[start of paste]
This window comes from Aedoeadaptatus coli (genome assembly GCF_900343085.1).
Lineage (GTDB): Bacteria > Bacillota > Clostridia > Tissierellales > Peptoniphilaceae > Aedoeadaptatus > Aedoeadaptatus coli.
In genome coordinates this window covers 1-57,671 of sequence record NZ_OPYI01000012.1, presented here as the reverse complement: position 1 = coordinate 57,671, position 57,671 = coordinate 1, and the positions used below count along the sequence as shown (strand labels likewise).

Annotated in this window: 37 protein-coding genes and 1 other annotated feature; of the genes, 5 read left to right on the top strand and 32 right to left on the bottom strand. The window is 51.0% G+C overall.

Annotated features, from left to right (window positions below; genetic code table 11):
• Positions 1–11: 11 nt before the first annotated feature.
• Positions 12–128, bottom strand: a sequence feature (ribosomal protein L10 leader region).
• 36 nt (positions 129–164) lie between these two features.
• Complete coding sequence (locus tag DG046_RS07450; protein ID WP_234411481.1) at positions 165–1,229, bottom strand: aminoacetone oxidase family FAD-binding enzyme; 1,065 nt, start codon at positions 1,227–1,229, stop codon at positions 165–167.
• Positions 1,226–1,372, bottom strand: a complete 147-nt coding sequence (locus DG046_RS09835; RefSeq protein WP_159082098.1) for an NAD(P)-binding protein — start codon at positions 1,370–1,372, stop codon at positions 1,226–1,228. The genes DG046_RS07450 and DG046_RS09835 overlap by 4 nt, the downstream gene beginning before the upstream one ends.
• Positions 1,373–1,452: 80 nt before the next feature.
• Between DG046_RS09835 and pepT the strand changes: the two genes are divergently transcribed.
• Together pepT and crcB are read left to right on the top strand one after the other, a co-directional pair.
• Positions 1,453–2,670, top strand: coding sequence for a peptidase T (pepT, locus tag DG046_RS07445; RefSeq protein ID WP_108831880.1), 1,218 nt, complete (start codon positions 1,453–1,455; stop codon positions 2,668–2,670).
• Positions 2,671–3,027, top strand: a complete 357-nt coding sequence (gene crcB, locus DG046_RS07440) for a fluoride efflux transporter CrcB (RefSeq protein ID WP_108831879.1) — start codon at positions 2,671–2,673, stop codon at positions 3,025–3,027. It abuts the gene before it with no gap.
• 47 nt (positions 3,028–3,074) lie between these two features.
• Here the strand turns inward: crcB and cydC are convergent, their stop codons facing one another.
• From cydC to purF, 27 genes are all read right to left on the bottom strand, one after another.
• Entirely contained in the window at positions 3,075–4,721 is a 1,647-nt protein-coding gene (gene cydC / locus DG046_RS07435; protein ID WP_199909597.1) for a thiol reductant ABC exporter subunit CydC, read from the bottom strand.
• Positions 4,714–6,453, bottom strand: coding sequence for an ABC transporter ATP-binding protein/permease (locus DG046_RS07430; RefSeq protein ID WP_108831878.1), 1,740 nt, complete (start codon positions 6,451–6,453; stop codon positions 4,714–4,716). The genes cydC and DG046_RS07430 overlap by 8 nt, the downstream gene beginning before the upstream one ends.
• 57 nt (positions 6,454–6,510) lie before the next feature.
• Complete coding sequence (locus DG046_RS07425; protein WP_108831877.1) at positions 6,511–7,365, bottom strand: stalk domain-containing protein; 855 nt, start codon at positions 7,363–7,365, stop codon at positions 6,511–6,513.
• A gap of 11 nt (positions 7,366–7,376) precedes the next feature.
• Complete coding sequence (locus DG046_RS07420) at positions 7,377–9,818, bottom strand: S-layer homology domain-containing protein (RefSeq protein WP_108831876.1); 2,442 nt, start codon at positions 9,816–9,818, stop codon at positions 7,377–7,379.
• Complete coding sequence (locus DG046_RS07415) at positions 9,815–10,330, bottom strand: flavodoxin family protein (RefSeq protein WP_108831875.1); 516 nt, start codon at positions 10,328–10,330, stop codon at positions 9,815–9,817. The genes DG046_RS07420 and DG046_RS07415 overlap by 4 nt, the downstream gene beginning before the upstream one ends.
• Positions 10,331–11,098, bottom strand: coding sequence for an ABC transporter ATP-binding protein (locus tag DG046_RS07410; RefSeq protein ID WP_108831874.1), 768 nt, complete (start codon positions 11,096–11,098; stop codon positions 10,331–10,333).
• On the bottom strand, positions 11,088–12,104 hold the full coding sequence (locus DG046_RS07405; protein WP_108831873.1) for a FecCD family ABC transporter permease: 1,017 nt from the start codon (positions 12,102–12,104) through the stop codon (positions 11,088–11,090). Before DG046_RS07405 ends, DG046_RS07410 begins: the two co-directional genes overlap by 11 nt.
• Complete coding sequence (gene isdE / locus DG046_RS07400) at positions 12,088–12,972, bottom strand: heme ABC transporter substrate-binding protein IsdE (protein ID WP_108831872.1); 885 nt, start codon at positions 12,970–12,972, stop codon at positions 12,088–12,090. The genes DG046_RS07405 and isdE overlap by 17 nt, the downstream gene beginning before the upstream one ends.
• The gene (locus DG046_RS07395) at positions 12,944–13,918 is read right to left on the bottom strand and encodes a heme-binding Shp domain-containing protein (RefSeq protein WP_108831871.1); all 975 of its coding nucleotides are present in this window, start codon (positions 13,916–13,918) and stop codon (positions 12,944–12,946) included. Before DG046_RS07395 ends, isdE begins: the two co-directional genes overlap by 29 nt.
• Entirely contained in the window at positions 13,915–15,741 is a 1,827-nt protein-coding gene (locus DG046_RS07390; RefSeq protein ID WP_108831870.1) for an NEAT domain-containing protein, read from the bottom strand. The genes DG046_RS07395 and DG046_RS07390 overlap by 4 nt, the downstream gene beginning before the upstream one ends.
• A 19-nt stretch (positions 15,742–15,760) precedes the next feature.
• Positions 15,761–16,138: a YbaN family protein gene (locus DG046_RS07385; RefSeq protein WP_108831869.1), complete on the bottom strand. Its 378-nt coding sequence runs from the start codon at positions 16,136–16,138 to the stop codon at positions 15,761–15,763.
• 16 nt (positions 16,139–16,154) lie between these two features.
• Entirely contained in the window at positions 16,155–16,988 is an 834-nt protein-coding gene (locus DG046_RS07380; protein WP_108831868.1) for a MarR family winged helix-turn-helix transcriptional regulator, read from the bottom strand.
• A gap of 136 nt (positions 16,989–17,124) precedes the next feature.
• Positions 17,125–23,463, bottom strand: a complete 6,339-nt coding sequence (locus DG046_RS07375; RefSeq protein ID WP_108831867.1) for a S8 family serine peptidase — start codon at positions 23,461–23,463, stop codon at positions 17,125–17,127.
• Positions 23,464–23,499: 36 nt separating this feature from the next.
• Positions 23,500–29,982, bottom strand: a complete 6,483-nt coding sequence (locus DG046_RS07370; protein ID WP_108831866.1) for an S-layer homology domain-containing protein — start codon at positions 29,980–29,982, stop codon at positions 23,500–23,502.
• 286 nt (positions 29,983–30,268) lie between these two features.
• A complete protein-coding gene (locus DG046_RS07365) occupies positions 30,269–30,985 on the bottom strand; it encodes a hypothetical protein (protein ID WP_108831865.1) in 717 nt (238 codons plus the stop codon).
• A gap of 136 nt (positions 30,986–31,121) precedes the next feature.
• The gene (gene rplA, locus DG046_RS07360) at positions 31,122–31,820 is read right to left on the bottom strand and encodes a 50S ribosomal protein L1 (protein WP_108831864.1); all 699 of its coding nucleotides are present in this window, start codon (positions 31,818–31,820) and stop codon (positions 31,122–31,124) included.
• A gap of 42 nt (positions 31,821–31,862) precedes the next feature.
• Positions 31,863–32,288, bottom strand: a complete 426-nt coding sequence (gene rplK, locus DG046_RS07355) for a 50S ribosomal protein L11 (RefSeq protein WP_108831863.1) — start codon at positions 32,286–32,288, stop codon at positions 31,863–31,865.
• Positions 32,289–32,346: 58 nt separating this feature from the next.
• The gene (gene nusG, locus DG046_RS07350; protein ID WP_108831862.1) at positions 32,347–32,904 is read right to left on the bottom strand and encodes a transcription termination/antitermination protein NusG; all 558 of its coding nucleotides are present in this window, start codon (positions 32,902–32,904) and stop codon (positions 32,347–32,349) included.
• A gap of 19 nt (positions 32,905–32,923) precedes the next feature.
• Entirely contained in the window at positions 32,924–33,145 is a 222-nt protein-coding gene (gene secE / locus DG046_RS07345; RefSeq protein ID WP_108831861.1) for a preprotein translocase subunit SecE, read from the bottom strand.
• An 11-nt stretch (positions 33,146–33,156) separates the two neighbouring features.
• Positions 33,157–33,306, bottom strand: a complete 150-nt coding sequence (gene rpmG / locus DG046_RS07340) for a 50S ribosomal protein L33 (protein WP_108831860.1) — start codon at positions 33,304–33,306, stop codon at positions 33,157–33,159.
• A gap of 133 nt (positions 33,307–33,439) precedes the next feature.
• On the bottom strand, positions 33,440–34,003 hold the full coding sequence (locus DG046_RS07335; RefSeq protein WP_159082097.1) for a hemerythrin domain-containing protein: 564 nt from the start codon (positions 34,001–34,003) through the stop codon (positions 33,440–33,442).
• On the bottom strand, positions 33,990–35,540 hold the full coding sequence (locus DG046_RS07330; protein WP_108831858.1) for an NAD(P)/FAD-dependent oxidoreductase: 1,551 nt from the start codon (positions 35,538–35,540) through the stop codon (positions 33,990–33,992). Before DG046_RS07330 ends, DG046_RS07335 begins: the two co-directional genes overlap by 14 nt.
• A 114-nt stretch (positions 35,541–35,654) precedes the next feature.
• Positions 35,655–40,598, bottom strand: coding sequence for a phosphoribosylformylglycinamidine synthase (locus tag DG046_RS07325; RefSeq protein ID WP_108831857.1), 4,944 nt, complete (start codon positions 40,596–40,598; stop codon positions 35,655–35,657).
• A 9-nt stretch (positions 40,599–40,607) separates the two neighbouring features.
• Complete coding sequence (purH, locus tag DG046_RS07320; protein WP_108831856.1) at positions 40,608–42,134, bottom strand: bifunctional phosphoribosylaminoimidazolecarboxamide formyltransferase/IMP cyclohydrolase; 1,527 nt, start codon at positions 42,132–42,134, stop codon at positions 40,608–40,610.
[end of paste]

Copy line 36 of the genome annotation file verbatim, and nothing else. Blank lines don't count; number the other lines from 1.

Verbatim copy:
• Positions 17,125–23,463, bottom strand: a complete 6,339-nt coding sequence (locus DG046_RS07375; RefSeq protein ID WP_108831867.1) for a S8 family serine peptidase — start codon at positions 23,461–23,463, stop codon at positions 17,125–17,127.